Just in case you hadn’t heard(haha) – it is snowing! I picked the children up from school early as I didn’t fancy a treacherous drive home later down some very icy, snowy country lanes. So here we are waiting for the snow to stop and trying to find things to do. As usual, my thoughts turned to food. I actually planned to get a delicious cassoulet ‘on’. But Sophia wanted to make biscuits. So we did that first.
Anyone who has been following this blog for a while will know I am a very reluctant baker. I love cooking ‘dinners’ but I am a bit rubbish at baking cakes. I don’t like eating them that much and can be a bit slapdash and messy. But when you have one child with allergies and another looking for jobs on a snowy day, you have little choice but to put away your fears and get out the aprons.
Since Zac’s problems began I have been muddling through experimenting with my own recipes for various meals etc, but not being a confident baker I felt the need for some tried and tested recipes from an expert. So I ordered myself a copy of the Intolerant Gourmet by Pippa Kendrick. I had first seen it in Waitrose for £20 and chose not to buy it, but when I saw it for sale on Lovelactosefreelife.co.uk for £12.99 I decided it was a bargain not to be missed.
It really is gourmet stuff and the recipes and photography are really beautiful. It also has lots of useful information about the replacement ingredients and lots of useful tips. Some of the recipes do have a lot of ingredients, and that often puts me off. I am a simple cook. Definitely not gourmet or greatly skilled. Mine is more simple home cooking, lots of flavour, minimal steps and little skill. But I needed a biscuit recipe and this book has one. It looks so simple so I decided to give it a go. I have tried it and blogged on it before, but this time I struggled with it even more than the first.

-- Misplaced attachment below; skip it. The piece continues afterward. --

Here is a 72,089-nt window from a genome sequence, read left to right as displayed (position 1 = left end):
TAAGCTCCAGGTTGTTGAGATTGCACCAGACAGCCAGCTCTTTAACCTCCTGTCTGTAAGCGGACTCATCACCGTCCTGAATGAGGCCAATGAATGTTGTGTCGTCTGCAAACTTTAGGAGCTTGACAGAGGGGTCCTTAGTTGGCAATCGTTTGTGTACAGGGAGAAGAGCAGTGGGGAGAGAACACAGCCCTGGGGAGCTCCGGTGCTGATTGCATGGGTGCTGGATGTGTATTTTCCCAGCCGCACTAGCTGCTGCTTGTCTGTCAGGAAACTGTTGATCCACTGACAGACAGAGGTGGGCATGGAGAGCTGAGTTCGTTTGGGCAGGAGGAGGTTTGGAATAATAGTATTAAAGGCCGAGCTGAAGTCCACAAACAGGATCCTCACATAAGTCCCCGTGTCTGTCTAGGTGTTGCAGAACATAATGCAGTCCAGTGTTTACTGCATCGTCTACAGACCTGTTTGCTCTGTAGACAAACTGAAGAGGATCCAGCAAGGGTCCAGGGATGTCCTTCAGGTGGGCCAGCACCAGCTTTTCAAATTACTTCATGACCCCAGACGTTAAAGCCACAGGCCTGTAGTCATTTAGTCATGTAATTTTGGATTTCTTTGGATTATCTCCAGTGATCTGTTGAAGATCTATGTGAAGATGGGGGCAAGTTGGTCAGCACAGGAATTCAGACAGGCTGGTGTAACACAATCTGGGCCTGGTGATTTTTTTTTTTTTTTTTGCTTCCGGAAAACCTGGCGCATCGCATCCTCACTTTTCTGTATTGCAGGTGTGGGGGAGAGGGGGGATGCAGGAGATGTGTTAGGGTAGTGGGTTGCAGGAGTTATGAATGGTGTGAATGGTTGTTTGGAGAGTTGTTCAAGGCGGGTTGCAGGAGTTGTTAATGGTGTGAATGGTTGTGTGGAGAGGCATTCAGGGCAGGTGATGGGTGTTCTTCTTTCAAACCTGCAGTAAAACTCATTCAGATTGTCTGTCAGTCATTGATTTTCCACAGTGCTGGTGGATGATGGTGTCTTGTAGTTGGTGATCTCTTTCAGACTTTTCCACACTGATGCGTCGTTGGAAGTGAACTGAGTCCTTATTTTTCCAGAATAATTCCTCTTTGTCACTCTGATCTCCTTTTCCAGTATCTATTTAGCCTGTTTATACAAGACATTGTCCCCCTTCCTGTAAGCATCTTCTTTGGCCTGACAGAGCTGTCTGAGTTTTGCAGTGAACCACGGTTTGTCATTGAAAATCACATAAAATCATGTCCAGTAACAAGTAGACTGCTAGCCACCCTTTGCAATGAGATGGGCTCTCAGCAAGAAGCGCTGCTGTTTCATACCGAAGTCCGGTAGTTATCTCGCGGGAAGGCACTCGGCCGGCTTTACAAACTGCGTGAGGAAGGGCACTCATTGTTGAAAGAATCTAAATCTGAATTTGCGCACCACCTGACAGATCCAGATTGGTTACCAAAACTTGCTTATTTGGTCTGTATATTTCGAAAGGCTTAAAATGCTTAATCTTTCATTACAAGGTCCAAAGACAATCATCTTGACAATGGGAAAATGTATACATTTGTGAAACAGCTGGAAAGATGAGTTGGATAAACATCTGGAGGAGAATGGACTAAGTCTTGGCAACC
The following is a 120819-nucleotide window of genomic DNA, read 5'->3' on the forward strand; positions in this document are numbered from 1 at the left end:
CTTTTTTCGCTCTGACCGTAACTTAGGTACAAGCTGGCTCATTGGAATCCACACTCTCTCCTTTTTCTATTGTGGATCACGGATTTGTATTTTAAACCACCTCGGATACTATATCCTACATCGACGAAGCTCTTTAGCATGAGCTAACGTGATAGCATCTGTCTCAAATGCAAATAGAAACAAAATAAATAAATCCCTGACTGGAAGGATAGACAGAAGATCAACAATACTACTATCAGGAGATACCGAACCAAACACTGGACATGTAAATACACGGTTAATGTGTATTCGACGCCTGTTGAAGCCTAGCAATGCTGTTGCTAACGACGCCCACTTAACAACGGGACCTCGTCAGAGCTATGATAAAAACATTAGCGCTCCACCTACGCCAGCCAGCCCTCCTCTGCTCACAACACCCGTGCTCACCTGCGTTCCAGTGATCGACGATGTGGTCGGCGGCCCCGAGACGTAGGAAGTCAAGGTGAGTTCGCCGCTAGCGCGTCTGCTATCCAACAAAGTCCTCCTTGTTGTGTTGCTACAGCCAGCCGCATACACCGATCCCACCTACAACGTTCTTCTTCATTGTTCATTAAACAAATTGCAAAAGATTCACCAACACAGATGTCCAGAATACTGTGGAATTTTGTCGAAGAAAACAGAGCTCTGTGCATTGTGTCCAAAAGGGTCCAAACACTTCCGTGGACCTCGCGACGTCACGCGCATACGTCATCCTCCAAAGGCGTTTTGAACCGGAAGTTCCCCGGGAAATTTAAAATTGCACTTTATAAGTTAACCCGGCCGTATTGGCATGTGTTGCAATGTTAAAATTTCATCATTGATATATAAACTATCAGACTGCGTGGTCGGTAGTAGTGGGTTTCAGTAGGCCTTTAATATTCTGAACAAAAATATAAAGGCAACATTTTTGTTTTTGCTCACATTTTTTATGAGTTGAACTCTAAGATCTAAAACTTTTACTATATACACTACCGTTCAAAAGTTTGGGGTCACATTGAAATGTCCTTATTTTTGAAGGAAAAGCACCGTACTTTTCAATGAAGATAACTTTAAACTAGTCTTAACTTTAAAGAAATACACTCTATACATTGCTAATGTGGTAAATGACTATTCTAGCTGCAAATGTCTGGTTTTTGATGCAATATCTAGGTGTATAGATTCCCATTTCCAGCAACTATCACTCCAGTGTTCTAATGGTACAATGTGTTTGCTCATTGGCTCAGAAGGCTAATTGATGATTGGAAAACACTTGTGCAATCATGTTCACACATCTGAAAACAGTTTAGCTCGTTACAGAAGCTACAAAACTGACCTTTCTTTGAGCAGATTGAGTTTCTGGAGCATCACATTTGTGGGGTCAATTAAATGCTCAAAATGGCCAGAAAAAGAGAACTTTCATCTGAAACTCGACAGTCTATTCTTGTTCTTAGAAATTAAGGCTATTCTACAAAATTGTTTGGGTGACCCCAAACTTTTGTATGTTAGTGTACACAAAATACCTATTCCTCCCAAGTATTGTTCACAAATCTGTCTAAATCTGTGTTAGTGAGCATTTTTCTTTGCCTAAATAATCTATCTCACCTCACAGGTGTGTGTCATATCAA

The ingredients are as follows:
125g Pure sunflower spread, 75g soft light brown sugar, 150g gluten free plain flour, 75g gluten free self raising flour
Is it just me or does that seem like an awful lot of flour and not much to hold it together? I ignored my hunch, as this lady is an expert and cookery books go through testing before going to press so it must be right? But perhaps there has been an error here, because all it made for me was ‘crumble mixture’. Buttery crumbs and nothing you could mould into a biscuit. I remembered this happened last time so I added a few extras to see if I could make it work. I did the same again today and it was a success.
I am no scientist but even I could see we needed something to bind the mixture. So I added an egg and a few splashes of soya milk. I also added a good squirt of golden syrup and a few splashes of vanilla extract. The last two were more for flavour than anything else but the milk and the egg were definitely to wet the mixture and create something that actually resembled cookie dough.
The final flourish was a packet of Moofree chocolate drops and the dairy free white chocolate buttons which Tesco and Waitrose sometimes sell! I smashed them up a bit while still in the packets and then poured them into the mix. Definitely looked more like cookie dough now. So I got a fork and spoon and ‘cut’ into my dough to grab little mounds which I pressed flat on my silicone baking sheet. I managed to get 14 good sized cookies out of the mix and put them in the oven for about 10-15 minutes. I have a fan oven and it is very ‘fast’ so I checked them after five minutes and turned the tray 180 degrees just to make sure they were evenly baked.
I put them on a wire rack to cool, they were still a bit soft at this point, but as I learned last time they really harden as they cool. If they are too well cooked when they come out of the oven, they become hard enough to break a tooth once cooled!
We waited as long as we could and all took one. I was very pleased with the result. They looked good, smelled good and vanished in seconds which means that the kids thought they tasted good. Success. So if you are like me and a reluctant baker, don’t be afraid to tweak a recipe even if it was developed by an expert. Trust your instincts.
But I would like to know if anyone else has had a problem with this recipe. I would not be surprised if I just measured it wrong or something, but it does seem that it lacks something to hold the dough together – or am I wrong? Please advise. Off to start on my cassoulet now.